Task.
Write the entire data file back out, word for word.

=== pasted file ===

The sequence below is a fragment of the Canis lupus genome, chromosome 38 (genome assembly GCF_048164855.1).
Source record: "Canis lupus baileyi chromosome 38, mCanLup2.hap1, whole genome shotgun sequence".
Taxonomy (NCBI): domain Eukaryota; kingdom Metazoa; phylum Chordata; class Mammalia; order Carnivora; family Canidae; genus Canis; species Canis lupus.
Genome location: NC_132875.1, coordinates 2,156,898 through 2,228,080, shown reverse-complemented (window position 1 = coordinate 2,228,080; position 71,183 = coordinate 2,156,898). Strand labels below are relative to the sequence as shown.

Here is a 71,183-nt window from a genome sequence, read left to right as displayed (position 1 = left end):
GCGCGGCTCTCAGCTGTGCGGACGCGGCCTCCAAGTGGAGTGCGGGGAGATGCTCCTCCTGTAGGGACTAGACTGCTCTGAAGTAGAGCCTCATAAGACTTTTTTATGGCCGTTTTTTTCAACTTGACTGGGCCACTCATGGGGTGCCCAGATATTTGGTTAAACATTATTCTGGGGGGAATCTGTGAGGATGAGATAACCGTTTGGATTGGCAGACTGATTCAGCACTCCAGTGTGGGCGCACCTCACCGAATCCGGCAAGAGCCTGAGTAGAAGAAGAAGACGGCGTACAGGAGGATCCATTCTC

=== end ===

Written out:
The sequence below is a fragment of the Canis lupus genome, chromosome 38 (genome assembly GCF_048164855.1).
Source record: "Canis lupus baileyi chromosome 38, mCanLup2.hap1, whole genome shotgun sequence".
Taxonomy (NCBI): domain Eukaryota; kingdom Metazoa; phylum Chordata; class Mammalia; order Carnivora; family Canidae; genus Canis; species Canis lupus.
Genome location: NC_132875.1, coordinates 2,156,898 through 2,228,080, shown reverse-complemented (window position 1 = coordinate 2,228,080; position 71,183 = coordinate 2,156,898). Strand labels below are relative to the sequence as shown.

Here is a 71,183-nt window from a genome sequence, read left to right as displayed (position 1 = left end):
GCGCGGCTCTCAGCTGTGCGGACGCGGCCTCCAAGTGGAGTGCGGGGAGATGCTCCTCCTGTAGGGACTAGACTGCTCTGAAGTAGAGCCTCATAAGACTTTTTTATGGCCGTTTTTTTCAACTTGACTGGGCCACTCATGGGGTGCCCAGATATTTGGTTAAACATTATTCTGGGGGGAATCTGTGAGGATGAGATAACCGTTTGGATTGGCAGACTGATTCAGCACTCCAGTGTGGGCGCACCTCACCGAATCCGGCAAGAGCCTGAGTAGAAGAAGAAGACGGCGTACAGGAGGATCCATTCTC